By: Iben Bjørgulf Antonsen
High quality equals higher reliability
Lets take a small trip to rural Kenya. Away from flickering city lights, neon signs and buzzing intersections. Here, in the off-grid community with no access to electricity, light is often lit up through low quality, status quo, lighting sources such as kerosene lanterns, battery torches and candles.
The cost of kerosene varies greatly depending on where and how it is sold, but in average the off-grid Kenyan household pay 20 times more for lighting with kerosene compared to on-grid consumers, according to Lighting Global Off-Grid Solar Market Trends Report 2018 (p. 38). Calculated in price per kWh, off-grid and unreliable-grid households pay astonishing 1.000 times more per kWh compared to on-grid consumers.
On average households in Kenya spent 10 per cent of the total annual income on lighting without a solar lamp. Having a solar light, spending on light drops to only 1 per cent, according to Lighting Global Off-Grid Solar Market Trends Report 2018 (p. 169). If the off-grid household in Kenya replaced their kerosene lantern with the BRIGHT SunBell solar lamp, the estimated annual savings on energy related spending would be USD 102, according to Gogla Impact Metrics for BRIGHT.
Number of mobile phone users expected to pass 5 billion by 2019
Living off-grid does not mean being cut off modern technology. On the contrary, an estimated 90 per cent of the population (corresponding to 41 million mobile subscriptions) in Kenya have a mobile phone, according to the quarterly sector statistics report by the Communications Authority of Kenya (p. 2) at the end of 2017. Globally, the number of mobile phone users is expected to pass five billion by 2019, according to The Statistical Portal. Without access to electricity and capability to charge phone at home, people are forced to travel long distances to reach the charging point and pay a high fee for charging and transportation, which can amount t USD 25 per month in some cases. according to Off-Grid Solar Market Trends Report 2018 (p. 38).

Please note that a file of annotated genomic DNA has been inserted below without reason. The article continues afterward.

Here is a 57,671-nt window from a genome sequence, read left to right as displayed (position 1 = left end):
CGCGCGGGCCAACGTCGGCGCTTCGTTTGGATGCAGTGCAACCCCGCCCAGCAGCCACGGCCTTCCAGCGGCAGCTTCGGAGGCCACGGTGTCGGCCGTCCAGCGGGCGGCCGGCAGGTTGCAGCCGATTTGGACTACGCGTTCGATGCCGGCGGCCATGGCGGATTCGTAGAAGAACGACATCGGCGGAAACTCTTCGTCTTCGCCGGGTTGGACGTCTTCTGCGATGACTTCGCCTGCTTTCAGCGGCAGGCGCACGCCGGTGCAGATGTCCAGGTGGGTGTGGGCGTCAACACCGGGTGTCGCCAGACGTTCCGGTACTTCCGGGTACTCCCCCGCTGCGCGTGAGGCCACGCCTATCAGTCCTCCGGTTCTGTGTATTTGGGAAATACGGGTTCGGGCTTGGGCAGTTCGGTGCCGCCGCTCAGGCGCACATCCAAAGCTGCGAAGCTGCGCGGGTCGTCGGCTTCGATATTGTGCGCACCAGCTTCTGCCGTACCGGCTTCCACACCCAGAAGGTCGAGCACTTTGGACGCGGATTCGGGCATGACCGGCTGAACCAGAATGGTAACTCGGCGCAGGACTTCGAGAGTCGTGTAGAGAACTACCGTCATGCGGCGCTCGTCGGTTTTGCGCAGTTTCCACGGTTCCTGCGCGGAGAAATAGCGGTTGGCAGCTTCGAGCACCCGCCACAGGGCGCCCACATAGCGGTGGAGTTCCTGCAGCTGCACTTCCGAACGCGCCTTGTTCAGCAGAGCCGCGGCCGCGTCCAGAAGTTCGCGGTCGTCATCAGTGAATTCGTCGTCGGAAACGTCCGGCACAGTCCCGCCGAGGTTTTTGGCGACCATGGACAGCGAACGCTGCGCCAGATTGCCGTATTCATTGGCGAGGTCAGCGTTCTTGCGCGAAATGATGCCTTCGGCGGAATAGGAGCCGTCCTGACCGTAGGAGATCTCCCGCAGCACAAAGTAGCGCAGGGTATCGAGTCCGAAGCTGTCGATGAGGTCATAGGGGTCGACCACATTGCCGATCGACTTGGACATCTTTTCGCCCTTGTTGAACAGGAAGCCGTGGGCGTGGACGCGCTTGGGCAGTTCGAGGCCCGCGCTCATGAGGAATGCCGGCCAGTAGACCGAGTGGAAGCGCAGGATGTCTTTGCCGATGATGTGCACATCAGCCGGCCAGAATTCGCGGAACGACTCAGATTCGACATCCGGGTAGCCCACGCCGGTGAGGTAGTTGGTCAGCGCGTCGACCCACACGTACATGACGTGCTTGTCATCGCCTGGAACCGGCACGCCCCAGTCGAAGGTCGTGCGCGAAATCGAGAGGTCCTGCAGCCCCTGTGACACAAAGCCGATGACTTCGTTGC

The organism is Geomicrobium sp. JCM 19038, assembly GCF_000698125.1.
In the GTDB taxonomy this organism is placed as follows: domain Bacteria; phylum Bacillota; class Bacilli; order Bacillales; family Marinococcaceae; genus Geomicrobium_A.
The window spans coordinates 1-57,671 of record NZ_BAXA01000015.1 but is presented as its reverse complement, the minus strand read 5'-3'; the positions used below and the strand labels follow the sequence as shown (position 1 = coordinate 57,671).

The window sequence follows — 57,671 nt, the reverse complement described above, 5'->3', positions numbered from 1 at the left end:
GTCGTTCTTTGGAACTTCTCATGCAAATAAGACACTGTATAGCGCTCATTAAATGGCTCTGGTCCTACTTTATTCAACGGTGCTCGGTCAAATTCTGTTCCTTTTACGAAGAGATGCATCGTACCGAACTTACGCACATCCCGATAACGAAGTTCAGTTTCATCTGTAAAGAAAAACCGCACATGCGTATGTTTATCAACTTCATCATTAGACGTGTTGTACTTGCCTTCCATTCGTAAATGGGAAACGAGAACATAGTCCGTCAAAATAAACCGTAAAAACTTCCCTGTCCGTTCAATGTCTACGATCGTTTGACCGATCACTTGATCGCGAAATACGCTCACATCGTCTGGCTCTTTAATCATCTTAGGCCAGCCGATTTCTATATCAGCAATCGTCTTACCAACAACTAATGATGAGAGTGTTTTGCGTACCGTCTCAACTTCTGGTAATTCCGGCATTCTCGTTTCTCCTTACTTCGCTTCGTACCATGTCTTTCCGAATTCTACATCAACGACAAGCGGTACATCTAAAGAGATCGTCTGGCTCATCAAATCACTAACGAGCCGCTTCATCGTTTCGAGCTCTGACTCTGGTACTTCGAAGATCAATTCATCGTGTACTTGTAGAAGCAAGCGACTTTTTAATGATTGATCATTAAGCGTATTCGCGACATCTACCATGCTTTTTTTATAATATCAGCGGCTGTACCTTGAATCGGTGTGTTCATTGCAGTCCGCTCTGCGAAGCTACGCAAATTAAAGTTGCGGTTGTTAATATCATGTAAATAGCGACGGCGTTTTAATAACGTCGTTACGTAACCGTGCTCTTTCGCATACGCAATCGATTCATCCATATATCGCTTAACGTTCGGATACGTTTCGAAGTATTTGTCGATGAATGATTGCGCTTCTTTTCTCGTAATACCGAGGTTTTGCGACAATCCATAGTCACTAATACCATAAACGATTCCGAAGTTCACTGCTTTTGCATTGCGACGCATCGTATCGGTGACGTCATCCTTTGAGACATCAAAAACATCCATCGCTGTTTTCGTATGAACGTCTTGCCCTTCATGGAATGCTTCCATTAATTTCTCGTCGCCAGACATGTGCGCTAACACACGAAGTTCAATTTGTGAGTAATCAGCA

Altogether the Kenyan off-grid-household spends up to USD 241 annually on kerosene and other unclean energy sources for light and phone charging, according to Lighting Global (p. 38). Globally this amounts to USD 27 billion on lighting and mobile phone charging, according to Gogla Sales and Impact Report H1 2017 (p. 2).
Considering how the off-grid consumers typically live with a daily income of less than USD 2 per day being at the base-of-the-pyramid, (BoP) paradoxically they pay the highest price for lighting and charging.
Low-cost vs. quality-verified solar lamps
Having access to light and charging has become an important necessity for all people around the world. Over 130 million off grid solar devices (OGS) have been sold to date since 2010, according to Lighting Global estimates from 2018 (p. XIV). Hystra, the global consulting firm, expresses in the report Reaching Scale in Access to Energy from 2018 how cheap and low-quality products represent a growing segment of the OGS market (p. 32).